London: the hits keep on coming

Our Brits in LA weekly column seems to be morphing in to ‘Brits suffering in the UK’, but please forgive me for writing about British events once again. Not only would it feel wrong to tell you about all the ‘fun stuff’ going on in LA this week, but I do know that our readers back home do take some solace in the fact that us expats still think, care and feel for them immensely.

On Sunday, September 2, 1666, London caught on fire. The city burned through Wednesday, and the fire – now known as The Great Fire of London – destroyed the homes of 70,000 out of the 80,000 inhabitants of the city. But for all that fire, the traditional death toll reported is extraordinarily low: just six verified deaths. (quoted from

The Grenfell Tower death count has already doubled that and is expected to rise significantly. The onslaught of tragic events that have affected Britain in recent weeks are just incomprehensible. I’m sure I am not alone in trying to remind myself that if there was a scale of countries that are currently suffering, the UK would undoubtedly be very low down the list. Nonetheless, I think most of you would agree that it is only human to feel greater empathy with people or places that you are more familiar with; hence we are not quite as disgusted by Kentucky Fried Chicken as we would be if the ‘C’ stood for cat.

When I first read the headline ‘Fire breaks out at Tower Block in North Kensington’ my heart sank, as that is where my niece Cassie and her family reside. Thankfully they were safe, as they live in a block opposite Grenfell Tower. But not so lucky for her, as she and her young children could only stand back and be a witness to the horrific events unfolding, right from the ‘comfort’ of their home. If you grew up in a small town or on an estate you will know how tight knit the neighborhoods are and this goes for the residents in and around Latimer Road – all the kids go to the same schools, hang out at the local parks and community centers; even I in the role of ‘Great Aunt’ have been to the playground there a few times over the years.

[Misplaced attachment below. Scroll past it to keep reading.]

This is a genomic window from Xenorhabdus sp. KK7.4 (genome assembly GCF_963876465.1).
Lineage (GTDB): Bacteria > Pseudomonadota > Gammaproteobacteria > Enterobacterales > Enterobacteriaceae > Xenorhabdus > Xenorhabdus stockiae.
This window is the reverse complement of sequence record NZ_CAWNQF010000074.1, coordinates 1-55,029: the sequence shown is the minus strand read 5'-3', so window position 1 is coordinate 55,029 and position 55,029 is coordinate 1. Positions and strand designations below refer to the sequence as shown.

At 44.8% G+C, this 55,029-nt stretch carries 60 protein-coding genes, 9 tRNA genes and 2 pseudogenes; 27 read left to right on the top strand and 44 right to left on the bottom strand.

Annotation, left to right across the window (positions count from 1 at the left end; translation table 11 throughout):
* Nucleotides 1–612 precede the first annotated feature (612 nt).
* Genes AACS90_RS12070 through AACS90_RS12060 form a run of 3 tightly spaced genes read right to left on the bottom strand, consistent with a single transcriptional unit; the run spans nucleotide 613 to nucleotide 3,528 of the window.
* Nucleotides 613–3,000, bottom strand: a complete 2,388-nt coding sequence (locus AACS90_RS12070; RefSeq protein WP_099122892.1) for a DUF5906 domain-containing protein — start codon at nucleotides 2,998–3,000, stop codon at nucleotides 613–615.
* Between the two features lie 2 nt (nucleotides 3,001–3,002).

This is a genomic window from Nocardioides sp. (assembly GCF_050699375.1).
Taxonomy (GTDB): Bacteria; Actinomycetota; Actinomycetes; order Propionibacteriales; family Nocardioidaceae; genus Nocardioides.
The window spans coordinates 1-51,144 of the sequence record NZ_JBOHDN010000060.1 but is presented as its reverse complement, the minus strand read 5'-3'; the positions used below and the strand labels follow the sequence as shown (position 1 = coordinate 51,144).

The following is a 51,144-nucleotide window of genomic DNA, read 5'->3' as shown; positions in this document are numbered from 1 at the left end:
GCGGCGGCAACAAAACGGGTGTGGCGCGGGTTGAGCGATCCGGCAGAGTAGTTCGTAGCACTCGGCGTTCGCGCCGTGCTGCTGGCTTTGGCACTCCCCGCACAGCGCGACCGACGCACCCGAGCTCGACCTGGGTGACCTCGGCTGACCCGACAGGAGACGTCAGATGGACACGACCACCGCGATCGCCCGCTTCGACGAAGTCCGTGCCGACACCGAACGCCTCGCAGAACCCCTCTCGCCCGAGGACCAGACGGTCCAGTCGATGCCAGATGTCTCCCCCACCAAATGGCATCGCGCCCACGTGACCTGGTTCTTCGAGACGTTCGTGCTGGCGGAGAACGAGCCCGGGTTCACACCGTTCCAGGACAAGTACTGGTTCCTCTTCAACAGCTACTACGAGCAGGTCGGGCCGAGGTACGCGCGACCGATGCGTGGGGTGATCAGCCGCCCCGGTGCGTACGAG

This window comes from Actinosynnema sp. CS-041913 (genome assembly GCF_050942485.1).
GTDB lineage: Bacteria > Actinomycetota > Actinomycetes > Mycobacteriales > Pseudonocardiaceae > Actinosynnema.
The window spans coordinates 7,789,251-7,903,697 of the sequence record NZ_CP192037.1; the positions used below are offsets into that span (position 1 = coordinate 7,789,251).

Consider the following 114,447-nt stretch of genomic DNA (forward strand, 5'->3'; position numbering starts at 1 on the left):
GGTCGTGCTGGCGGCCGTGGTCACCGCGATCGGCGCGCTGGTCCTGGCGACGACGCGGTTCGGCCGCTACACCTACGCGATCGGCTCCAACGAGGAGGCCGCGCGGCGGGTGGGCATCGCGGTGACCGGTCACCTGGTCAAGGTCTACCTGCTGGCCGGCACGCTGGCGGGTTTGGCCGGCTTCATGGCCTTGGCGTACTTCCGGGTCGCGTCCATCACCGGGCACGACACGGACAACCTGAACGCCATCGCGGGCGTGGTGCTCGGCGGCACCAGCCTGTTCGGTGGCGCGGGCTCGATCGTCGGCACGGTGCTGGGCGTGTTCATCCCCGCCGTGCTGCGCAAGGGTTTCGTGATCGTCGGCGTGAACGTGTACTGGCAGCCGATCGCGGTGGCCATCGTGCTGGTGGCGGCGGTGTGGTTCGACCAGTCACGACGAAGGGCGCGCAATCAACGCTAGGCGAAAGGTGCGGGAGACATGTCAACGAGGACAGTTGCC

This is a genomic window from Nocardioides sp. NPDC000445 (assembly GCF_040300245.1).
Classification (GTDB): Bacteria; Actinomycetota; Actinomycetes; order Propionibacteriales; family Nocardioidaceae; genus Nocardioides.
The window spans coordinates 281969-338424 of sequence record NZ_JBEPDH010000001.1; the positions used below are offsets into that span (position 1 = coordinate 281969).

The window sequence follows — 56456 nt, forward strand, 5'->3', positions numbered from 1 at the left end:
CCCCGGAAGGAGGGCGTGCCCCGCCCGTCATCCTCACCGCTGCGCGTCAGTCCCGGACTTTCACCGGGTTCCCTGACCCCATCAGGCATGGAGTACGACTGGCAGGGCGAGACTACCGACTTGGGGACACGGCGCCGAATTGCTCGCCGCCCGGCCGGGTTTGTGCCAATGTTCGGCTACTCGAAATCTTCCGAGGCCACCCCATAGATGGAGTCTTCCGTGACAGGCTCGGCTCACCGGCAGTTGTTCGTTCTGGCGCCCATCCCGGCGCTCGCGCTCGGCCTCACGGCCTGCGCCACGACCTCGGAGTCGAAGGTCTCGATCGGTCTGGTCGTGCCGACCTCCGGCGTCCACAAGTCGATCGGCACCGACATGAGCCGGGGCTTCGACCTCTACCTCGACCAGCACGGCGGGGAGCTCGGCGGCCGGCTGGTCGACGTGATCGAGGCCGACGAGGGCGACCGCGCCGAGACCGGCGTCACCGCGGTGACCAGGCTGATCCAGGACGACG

I just can’t begin to fathom the anguish that they are all going through, almost forced to watch helplessly whilst their friends and neighbors attempt to escape from the surreal 24 floor towering inferno. My niece said she still can’t get the sound of their screams out of her head. Sadly at the time of writing this I have learned that one of her 12 year old sons classmates did not survive and there are still several of their friends missing.

Community spirit has yet again been the hero of the day, as less than 24 hours later the local aid centers had to ask everyone to slow down as they were inundated with donations. And a big up to Jamie Oliver who has a restaurant nearby and has offered free food and refuge to the all of the victims.

I am so proud and impressed by Cassie and her neighbours, who found the strength to work straight through the day by volunteering to sort the hundreds of donated items received.

There are many posts going around on social media saying that ‘no more donations are required’, which is not strictly true, as the surviving residents have really lost everything. So please persist and make sure to check in at the weekend, as there will certainly be further requests. I asked Cassie to recommend a particular local charity and she suggested Latymer Community Church who have been a consistently active channel of support over the years – they have a fundraising page which you can access via the link: and you can donate from wherever you are in the world.

My shock and sadness has once more been tinged by fury and confusion. How could this happen? These recent tragedies could surely have been avoided? It appears to me that they are often the result of cut backs, neglect and bureaucratic red tape – just as in the case of the brutal London Bridge massacre, where not only did one of the attackers appear on a documentary called ‘The Jihadi Next Door’, but several news sites also reported that the City of London Corporation, (which owns London Bridge), was even asked about security barriers the week prior and a spokesman apparently responded that there were “no plans” for them. (!!)

I know first hand that fire safety is not a priority for council tenants. I grew up on a housing estate in West London and we never even saw a fire extinguisher in our block of flats, let alone an escape route from our top floor flat. We were even told that we could have a fire door installed but it would cost about £600, which just wasn’t feasible for our low-income family. Bear in mind this was the council inflated price over 20 years ago, nowadays it can apparently cost 4 figures. So as you can imagine, it won’t be a huge surprise to me if the blame ends up falling at the feet of the local council and the management company they appointed to look after tower. I do hope that some good will come out of this, at the very least that it will result in more stringent regulations so that people like my niece can finally live in a safe place just like the majority of our society are afforded.

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Stay safe out there…